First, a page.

“A Rooster Named Antonin”
‘Equal, attuneable, vaulty, voluminous’—that’s
Hopkins, nigh-pinion’d by sound.
That need to reject everything,
to unclutter oneself and sway
sapling-naked under the limpid
taunt of blue sky, staked
out for a cleansing seizure
of light unending, and post-
dedicatory boundlessness, ventus dissipat omnem
meum laborem, I love that.
To study not the mock
hieroglyphics of guck’d-up worldly
sapience and its naught-attunements,
to inhabit not the mesmer-
chains of duty, rote-parlance
lots, mouth at the common
spigot, ally to the meagre
and mad. All my impatient
works toss’d off, comfort-repuls’d,
and I, big with yearning,
tow’d empty-head’d, gash vermilion’d
forth by sharp-talon’d angels
into a subtler smeary constituency.
“Mr. Latta’s Sunday Morning Service,” one supposes. “Polyphiloprogenitive,” er, no. Mostly scuttling like a marmot between books, restless, napping in broad daylight. Reading some of the stories in Aleksandar Hemon’s new Love and Obstacles, copping delights like “. . . her legs crossed, the hem of her skirt curved over the northern hemishpere of her knee.” (How jumps of “scale” determine metaphorical success?) Or the onslaught of tiny stories:
He had run a cigarette-selling business in high school, and had regularly had sex with his geography teacher. He had hitchhiked across America: in Oklahoma, he drank with Indians who fed him mushrooms that took him to where their spirits lived—the spirits had big asses with two holes, which smelled equally of shit; in Idaho, he lived in a cave with a guy who watched the sky all day long, waiting for a fleet of black helicopters to descend upon them; he smuggled cattle from Mexico into Texas, cars from Texas to Mexico. Then he was in the Army; avoiding rough deployment by applying onion to his dick so as to fake an infection, whoring around in Germany, cutting up a Montenegrin pimp in a disco.Or (the novelist’s “petulant esteem’d condescension”—if such a thing exists, I hardly know what I say, like, ninety percent of the my life—towards poetry—or maybe it’s simply “smarm”):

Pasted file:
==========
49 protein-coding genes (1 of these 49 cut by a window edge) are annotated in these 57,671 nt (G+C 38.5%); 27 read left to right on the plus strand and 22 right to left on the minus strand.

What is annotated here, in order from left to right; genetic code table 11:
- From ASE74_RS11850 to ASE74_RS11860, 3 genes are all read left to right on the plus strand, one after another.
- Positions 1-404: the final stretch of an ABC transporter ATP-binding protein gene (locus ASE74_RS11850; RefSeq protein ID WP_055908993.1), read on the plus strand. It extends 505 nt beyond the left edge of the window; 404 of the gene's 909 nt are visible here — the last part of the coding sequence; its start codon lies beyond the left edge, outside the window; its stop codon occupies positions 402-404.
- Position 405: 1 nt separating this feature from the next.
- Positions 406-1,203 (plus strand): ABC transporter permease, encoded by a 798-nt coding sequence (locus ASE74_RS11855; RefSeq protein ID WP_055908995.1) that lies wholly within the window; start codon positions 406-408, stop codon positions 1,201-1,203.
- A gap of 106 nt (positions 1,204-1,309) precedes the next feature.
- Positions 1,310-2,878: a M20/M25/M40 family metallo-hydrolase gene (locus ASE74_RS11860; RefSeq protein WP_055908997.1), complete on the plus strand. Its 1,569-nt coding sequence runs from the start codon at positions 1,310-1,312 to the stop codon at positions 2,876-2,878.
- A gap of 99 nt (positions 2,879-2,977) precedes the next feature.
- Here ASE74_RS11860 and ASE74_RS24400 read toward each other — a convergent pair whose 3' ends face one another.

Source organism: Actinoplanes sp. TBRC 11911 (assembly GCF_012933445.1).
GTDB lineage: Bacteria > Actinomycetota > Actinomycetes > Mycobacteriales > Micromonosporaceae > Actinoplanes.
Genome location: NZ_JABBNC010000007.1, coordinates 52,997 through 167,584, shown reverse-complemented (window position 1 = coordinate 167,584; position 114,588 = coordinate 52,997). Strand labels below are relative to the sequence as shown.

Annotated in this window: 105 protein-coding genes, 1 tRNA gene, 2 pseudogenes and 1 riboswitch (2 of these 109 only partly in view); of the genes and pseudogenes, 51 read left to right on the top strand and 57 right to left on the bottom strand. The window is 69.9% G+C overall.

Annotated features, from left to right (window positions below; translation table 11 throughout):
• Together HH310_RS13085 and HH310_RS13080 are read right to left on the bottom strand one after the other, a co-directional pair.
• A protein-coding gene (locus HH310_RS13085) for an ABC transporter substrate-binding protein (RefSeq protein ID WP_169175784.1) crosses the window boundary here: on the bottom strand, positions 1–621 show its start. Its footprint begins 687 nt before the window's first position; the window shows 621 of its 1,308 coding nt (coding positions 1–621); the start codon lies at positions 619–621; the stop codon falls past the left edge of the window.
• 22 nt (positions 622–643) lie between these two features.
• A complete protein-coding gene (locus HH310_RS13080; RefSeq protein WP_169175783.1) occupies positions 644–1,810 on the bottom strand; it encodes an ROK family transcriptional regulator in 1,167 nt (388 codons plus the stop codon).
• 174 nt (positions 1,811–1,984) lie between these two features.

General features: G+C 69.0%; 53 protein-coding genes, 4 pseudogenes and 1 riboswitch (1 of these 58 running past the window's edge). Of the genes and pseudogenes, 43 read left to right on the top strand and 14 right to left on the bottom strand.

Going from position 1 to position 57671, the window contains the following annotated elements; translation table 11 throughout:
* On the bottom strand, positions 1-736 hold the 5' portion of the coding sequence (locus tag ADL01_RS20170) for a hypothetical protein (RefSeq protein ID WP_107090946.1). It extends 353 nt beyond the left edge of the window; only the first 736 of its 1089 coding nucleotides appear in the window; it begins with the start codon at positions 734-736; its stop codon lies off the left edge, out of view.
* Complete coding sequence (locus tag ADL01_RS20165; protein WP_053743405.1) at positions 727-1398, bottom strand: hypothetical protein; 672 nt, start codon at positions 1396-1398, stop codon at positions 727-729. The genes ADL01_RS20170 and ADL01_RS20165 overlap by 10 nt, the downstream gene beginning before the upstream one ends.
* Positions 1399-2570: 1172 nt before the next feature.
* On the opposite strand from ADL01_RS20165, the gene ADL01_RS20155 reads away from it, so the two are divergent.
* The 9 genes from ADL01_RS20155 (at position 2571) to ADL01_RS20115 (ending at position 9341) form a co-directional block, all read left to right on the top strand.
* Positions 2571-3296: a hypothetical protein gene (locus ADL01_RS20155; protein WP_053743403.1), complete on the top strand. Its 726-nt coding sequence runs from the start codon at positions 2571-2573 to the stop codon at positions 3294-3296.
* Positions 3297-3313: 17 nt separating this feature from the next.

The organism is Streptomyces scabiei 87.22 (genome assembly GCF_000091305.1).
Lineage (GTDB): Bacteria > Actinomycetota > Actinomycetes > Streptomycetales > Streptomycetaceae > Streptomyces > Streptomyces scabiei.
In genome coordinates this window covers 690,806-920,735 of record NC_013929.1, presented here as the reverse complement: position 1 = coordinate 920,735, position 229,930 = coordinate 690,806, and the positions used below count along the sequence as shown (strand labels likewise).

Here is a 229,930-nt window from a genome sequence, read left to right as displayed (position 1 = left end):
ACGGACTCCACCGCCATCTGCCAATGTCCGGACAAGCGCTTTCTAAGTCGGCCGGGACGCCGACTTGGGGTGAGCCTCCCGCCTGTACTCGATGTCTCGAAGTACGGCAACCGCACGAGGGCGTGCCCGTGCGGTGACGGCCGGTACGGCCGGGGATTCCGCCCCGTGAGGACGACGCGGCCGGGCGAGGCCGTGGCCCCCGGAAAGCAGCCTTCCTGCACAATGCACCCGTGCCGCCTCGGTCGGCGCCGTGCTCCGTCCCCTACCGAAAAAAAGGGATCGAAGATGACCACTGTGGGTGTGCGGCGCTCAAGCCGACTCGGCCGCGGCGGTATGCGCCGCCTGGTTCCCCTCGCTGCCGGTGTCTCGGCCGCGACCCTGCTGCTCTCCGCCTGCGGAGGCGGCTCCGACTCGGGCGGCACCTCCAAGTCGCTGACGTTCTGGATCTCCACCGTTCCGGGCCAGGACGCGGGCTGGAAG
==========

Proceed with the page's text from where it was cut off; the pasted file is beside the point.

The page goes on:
I can confess, now that I’ve long since stopped writing poetry, that I never really understood what I wrote. I didn’t know what my poems were about, but I believed in them. I liked their titles (“Peter Pan and the Lesbians,” “Love and Obstacles,” et cetera), and I felt that they attained a realm of human innocence and experience that was unknowable, even by me. I delayed showing them to anyone else; I was waiting for readers to evolve, I suppose, to the point where they could grasp the vast spaces of my ego.All guffaw’d out, I’d turn to Detlev Claussen’s Theodor W. Adorno: One Last Genius, for manageable snips of Adorno array’d in a context that seems to oscillate wildly, throwing its smallish repetitions up into varying kinds of relief (in that sense, it resembles Adorno’s Aesthetic Theory, though perhaps it’s simply that any “approach” on my part to Adorno makes me feign a childlike feverishness . . .) Isn’t it here, in Adorno’s insistence an unbound’d, polylingual language, that Hemon’s gentle “smarm” regarding knowing “what my poems were about” is put to the romp? Adorno makes a defense of (particularly) foreign words—“to release their explosive fore: not to deny what is foreign in them but to use it” (which recalls a burgeoning tenet of translation theory, a “keeping strange” that I connect with Pierre Joris’s reworkings of Celan) in “On the Use of Foreign Words” and in “Words from Abroad” seems to want to push to the inconsistence and lingual “noise” the “childlike,” demanding “something of the utopia of language, a language without earth, without subjection to the spell of historical existence, a utopia that lives on unawares in the childlike use of language.” That perennial longing mid-writing for a pure tolerable lapse / plunge into gutturals and grunts, yé-yé hiccup-squeals and yelps, Artaud-like oinking, ivory-tusk’d Screamin’ Jay Hawkins’s elephant-trumpeting, Al Green’s lynch-strangulating, fork-hair’d Nina Hagen. That, and to fall in a heap, wetting oneself and glossalalic. That point of writing moving beyond writing. And a wholly different Sunday morning service.